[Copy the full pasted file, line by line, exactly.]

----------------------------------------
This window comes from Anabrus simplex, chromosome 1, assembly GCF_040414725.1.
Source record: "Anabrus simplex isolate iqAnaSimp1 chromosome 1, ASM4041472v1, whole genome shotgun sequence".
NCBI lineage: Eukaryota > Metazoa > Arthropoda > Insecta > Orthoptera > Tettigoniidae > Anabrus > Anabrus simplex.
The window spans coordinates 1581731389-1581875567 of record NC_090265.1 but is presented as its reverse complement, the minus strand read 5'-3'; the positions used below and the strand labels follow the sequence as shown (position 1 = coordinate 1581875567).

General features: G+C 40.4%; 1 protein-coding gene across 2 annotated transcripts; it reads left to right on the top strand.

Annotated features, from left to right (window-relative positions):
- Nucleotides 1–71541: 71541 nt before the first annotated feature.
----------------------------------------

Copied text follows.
This window comes from Anabrus simplex, chromosome 1, assembly GCF_040414725.1.
Source record: "Anabrus simplex isolate iqAnaSimp1 chromosome 1, ASM4041472v1, whole genome shotgun sequence".
NCBI lineage: Eukaryota > Metazoa > Arthropoda > Insecta > Orthoptera > Tettigoniidae > Anabrus > Anabrus simplex.
The window spans coordinates 1581731389-1581875567 of record NC_090265.1 but is presented as its reverse complement, the minus strand read 5'-3'; the positions used below and the strand labels follow the sequence as shown (position 1 = coordinate 1581875567).

General features: G+C 40.4%; 1 protein-coding gene across 2 annotated transcripts; it reads left to right on the top strand.

Annotated features, from left to right (window-relative positions):
- Nucleotides 1–71541: 71541 nt before the first annotated feature.